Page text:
Shedd: California regulation vs. AZ innovation
by TIFFANY SHEDD Guest Column Apr 20, 2022
As an Arizonan who has spent decades working in the natural resource sector, I’m constantly battling the idea that we need more regulations to preserve our environment for future generations. But the data shows that Arizona is taking the right approach to the environment, and states like California could learn a thing or two from us.
Our neighbor to the left is revered in elite circles for its progressive clean air and water regulations. “Increased regulations!” is the mantra California lives by to save the earth. The Golden State uses the heavy hand of government to wag its finger and turn its nose up at clean coal, nuclear, natural gas and hydropower energy production, all while rolling blackouts continue to turn off the lights for millions.
Despite California’s claim to be climate champions, the state’s regulatory regime has produced dangerous levels of polluted water that put more than 800,000 residents at risk due to fecal matter, arsenic, lead and radiologic contamination.
Arizona, the forever independent sister-state to the right, has pursued public policy with the idea that economic and environmental success go hand-in-hand. The Grand Canyon State understands that burdensome regulation and government interference stifle innovation by the private sector.
Our gold standard, balanced energy portfolio that includes nuclear, hydropower, solar and natural gas, have led the way in energy innovation, proving that a market-based approach works.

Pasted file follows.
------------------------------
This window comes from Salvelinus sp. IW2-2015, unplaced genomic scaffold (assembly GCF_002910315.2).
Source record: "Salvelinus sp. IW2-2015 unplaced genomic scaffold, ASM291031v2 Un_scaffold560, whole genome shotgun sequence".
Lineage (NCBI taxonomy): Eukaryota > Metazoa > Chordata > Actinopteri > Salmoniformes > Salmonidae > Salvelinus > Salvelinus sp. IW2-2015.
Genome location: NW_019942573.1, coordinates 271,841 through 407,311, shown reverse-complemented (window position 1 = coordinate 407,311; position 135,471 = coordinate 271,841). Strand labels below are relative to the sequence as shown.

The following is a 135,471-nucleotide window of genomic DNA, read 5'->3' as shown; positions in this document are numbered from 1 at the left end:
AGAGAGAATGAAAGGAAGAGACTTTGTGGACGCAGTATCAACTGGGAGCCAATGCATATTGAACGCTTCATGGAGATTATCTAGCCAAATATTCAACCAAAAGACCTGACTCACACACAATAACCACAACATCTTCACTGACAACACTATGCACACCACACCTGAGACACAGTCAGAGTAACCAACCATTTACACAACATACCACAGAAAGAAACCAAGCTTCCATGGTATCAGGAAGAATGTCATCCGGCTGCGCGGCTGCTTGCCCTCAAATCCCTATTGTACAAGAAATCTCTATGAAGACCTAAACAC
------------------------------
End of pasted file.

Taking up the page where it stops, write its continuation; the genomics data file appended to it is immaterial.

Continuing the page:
We have also reduced our CO2 emissions while avoiding rolling blackouts, even during the hottest summer months. Arizona is the leader in the West in the reduction of greenhouse gas. From 2011 to 2020, Arizona reduced its CO2 per capita greenhouse gas emissions by 40.13%, while California has reduced theirs by only 17.48%, according to data from the EPA. Further, Arizona has reduced our greenhouse gas emissions more than the three heavily regulated states of Washington, Oregon and California combined at 35.31%.
Additional data from the EPA shows California has the worst air quality in the United States, with 34 million people living in areas that do not meet National Ambient Air Quality Standards — standards set to ensure that people do not suffer serious injury to their health simply from breathing.
Additionally, the EPA has pointed out that the growing homelessness crisis in California’s major cities contributes to pathogens and contaminants from human waste entering nearby waters. Even more troubling is the city of San Francisco’s years-long practice of routinely discharging more than 1 billion gallons of combined sewage and stormwater into San Francisco Bay and the Pacific Ocean annually.
In Arizona, 82% of all treated wastewater generated within the Phoenix Active Management Area (60% of Arizona’s population) is beneficially reused or recharged. For decades, wastewater has been an important renewable resource for Arizona cities. It is typically treated and used for irrigating non-food crops, watering ballparks and golf courses, and replenishing the underground aquifers that store drinking water.
As it turns out, free market principles and limited-government policies based on reasonable, rational and science-based solutions that encourage private sector innovation are good for the environment. Let’s not California our Arizona.
Tiffany Shedd is a lifelong Arizonan and Republican candidate for attorney general. She is a water and business law attorney and farmer residing with her family in Eloy.